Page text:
Chinese immigrants who arrived much later than Hui Shen faced racism and legislated efforts at exclusion. In 1885, the Chinese Restriction Act was passed and the first head tax of $50 was introduced. This tax was raised to $100 in 1901 and to $500 in 1904. In 1923 the Chinese Exclusion Act was passed to prohibit Chinese entry to Canada. The Chinese were not granted the right to vote in British Columbia until 1947. What makes Chow’s research into the Chinese history of north-western B.C. (the region extending from Smithers to Prince Rupert) so interesting, and so readable, is that it illuminates lives from the inside.

Here, for instance, is a fragment from a diary from 1900, in which a fish-cannery worker writes about the wife he has left behind in China. “I could never forget her silky skin and the fragrance given out by her youthful body. Although I met her only on the night of our wedding, I fell in love with her at the very moment I saw her. I hope she finds life comfortable living with my parents, and that she has carried out her duty as a good and respectful daughter-in-law. I pray that my parents do not enslave her, but treat her like a daughter. So far I have not received any serious complaints from my parents about her except that she daydreams a lot.”

The passage reflects the harshness of the lives of married Chinese men who were denied family rights. The cover photograph of a man smoking a Chinese water pipe is both apt and misleading. Framed as he is by a Union Jack and the Maple Leaf flag, this pipesmoker signals the history of Chinese immigration and ethnicity in central B.C. (also the subject of Chow’s first book, Sojourners in the North). But the exoticism of the man’s costume and activity prevents us from seeing the central truth that Chow so carefully unfolds—-at their heart all stories of immigration are private and personal stories, more than they are cultural and political ones.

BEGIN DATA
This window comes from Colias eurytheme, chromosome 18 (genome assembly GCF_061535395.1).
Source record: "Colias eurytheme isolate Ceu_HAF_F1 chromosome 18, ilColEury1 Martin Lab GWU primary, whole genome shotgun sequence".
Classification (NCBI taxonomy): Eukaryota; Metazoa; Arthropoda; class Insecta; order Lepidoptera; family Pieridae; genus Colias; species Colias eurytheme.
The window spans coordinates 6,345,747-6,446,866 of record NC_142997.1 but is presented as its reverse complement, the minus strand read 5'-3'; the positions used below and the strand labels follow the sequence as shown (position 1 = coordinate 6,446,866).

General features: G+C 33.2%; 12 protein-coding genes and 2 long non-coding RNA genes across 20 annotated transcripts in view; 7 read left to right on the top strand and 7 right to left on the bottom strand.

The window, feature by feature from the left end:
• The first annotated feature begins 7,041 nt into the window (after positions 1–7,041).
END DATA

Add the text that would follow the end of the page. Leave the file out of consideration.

There are biographical sketches of brothers Cedric and Albert Mah, pilots known as the Prince Rupert Flying Tigers, as well as Alcan Asia president Hing Mung of Kitimat, but Chow mainly offers brief mentions of individuals such as laundryman Chow Tong, watercarrier Ah Wing, Hazelton alderman Bob Eng, Port Essington labour contractor Fan You, farmer Jack Chow and restaurateur Sam Lee, to name only a few.

Lily Chow’s father-in-law Chung Chow, who worked on the railways, collected heart-wrenching stories about early Chinese Canadian workers. Born in Kuala Lumpur, Lily Chow followed her grandfather to Canada in 1967 where she has taught Mandarin Chinese and biology. “Throughout this book,” says Chow, “the strength of conviction and perseverance of the Chinese immigrants shines through the hardships they had to endure... Chinese people often say, ‘If you break open the silver we earn, you can see drops of blood in it.’” 0-920576-83-4

[George Sipos / BCBW 2001]